The N-Aerus 15th International Conference took place in Brussels from 27-29 November. I was proud to attend in representation of both Placemakers Nairobi and the International New Town Institute. The conference was titled, “Real Change? Exploring and Assessing Ways to Co-Produce Knowledge for Tangible Transformations in the Cities of the South.” The dubious tone of the title was reflected in the many of the presentations and discussions. Surprisingly, it was this critical attitude that I found so absolutely refreshing. Many of these conferences seem to circle around rather out-dated models of how foreigners (whether NGOs, researchers or other professionals) can work successfully in “challenging environments.” The “Real Change?” conference, however, took a sharper view of current practice and asked the hard questions. Pairing activists with researchers at the round table discussions was especially revealing. At one point, someone in the audience asked, “What do activists need from us, and what can we—as researchers—learn from them?” Although it’s a straightforward question, the answers were anything but easy. One of the activists shook his head sadly and said, “You just have to learn how to talk to normal people.” Even when we’re all on the same side, it seems dialogue is still difficult.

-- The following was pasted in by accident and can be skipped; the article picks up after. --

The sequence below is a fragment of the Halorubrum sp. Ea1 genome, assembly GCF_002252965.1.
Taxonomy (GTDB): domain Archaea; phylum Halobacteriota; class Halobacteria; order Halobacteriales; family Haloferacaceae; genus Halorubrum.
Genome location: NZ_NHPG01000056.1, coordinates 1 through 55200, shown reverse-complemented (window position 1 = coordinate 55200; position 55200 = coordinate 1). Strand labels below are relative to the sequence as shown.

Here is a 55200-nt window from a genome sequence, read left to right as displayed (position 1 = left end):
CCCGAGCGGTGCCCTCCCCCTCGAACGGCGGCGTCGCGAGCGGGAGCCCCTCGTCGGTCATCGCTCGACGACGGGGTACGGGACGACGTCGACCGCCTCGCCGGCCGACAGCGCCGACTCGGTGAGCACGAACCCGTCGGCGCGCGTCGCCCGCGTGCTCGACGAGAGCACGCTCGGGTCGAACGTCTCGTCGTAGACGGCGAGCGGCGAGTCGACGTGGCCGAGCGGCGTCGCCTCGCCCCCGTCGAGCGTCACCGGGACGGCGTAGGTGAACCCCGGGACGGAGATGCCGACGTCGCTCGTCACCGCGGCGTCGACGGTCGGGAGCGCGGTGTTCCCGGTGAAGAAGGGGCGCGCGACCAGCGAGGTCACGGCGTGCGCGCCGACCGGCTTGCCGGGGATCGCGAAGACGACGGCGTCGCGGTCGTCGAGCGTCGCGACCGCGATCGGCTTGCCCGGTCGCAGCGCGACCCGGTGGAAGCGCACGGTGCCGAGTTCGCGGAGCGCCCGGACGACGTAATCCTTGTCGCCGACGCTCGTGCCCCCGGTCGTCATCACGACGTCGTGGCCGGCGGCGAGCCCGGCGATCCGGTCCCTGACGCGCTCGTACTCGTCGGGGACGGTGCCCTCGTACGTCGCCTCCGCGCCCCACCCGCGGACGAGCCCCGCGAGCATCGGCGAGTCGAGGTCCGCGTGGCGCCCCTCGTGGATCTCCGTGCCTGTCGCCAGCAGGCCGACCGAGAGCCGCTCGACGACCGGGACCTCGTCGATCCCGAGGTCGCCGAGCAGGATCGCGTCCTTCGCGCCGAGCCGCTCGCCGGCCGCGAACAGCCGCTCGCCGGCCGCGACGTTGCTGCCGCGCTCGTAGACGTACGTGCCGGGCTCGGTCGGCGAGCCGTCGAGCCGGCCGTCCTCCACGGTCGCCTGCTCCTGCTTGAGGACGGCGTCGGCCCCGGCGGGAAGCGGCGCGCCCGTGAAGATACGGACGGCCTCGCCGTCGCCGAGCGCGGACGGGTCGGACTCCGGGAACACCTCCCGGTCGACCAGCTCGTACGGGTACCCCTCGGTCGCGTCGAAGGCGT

Eva Álvarez de Andrés (ETSAM-UPM, Madrid) chaired the first round table and brought an especially inspiring voice to the event and reminded us that cities don’t just need good infrastructure, they need cultural events and art in all forms as a way to help create and sustain communities. Other speakers asked whether ‘clientelism’ was still an appropriate descriptor for the researcher/public dynamic and reminded the audience of the limits of the participative paradigm in a severe crisis of authority.
Throughout the event, I was inspired by the participants’ universal goal—employing an array of methods—to support inclusive citizenship. Using Naila Kabeer’s (LSE, London) definition of the term, speakers elaborated on the four values of inclusive citizenship as it applied to individual groups of marginalized people: justice, recognition, self-determination and solidarity were the themes of the day.